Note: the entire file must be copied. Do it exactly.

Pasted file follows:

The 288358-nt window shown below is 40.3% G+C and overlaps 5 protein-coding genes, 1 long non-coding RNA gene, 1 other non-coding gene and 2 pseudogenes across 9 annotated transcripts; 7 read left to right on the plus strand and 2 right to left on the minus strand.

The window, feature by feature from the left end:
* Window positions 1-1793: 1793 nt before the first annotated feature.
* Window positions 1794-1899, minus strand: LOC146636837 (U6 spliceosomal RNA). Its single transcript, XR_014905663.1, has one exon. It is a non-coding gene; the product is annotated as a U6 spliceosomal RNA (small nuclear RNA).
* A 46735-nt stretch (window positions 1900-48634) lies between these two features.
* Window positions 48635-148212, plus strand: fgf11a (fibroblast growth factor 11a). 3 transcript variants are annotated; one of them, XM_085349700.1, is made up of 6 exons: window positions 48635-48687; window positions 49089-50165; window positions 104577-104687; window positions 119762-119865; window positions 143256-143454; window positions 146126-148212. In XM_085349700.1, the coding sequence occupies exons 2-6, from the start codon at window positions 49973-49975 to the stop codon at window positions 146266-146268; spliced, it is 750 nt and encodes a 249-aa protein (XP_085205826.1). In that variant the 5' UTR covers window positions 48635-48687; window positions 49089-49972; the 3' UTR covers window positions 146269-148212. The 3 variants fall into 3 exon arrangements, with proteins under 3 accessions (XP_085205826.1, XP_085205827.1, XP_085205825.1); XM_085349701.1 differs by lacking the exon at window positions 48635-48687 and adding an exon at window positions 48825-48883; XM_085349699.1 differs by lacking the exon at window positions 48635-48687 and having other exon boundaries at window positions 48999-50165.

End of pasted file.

The 288358-nt window shown below is 40.3% G+C and overlaps 5 protein-coding genes, 1 long non-coding RNA gene, 1 other non-coding gene and 2 pseudogenes across 9 annotated transcripts; 7 read left to right on the plus strand and 2 right to left on the minus strand.

The window, feature by feature from the left end:
* Window positions 1-1793: 1793 nt before the first annotated feature.
* Window positions 1794-1899, minus strand: LOC146636837 (U6 spliceosomal RNA). Its single transcript, XR_014905663.1, has one exon. It is a non-coding gene; the product is annotated as a U6 spliceosomal RNA (small nuclear RNA).
* A 46735-nt stretch (window positions 1900-48634) lies between these two features.
* Window positions 48635-148212, plus strand: fgf11a (fibroblast growth factor 11a). 3 transcript variants are annotated; one of them, XM_085349700.1, is made up of 6 exons: window positions 48635-48687; window positions 49089-50165; window positions 104577-104687; window positions 119762-119865; window positions 143256-143454; window positions 146126-148212. In XM_085349700.1, the coding sequence occupies exons 2-6, from the start codon at window positions 49973-49975 to the stop codon at window positions 146266-146268; spliced, it is 750 nt and encodes a 249-aa protein (XP_085205826.1). In that variant the 5' UTR covers window positions 48635-48687; window positions 49089-49972; the 3' UTR covers window positions 146269-148212. The 3 variants fall into 3 exon arrangements, with proteins under 3 accessions (XP_085205826.1, XP_085205827.1, XP_085205825.1); XM_085349701.1 differs by lacking the exon at window positions 48635-48687 and adding an exon at window positions 48825-48883; XM_085349699.1 differs by lacking the exon at window positions 48635-48687 and having other exon boundaries at window positions 48999-50165.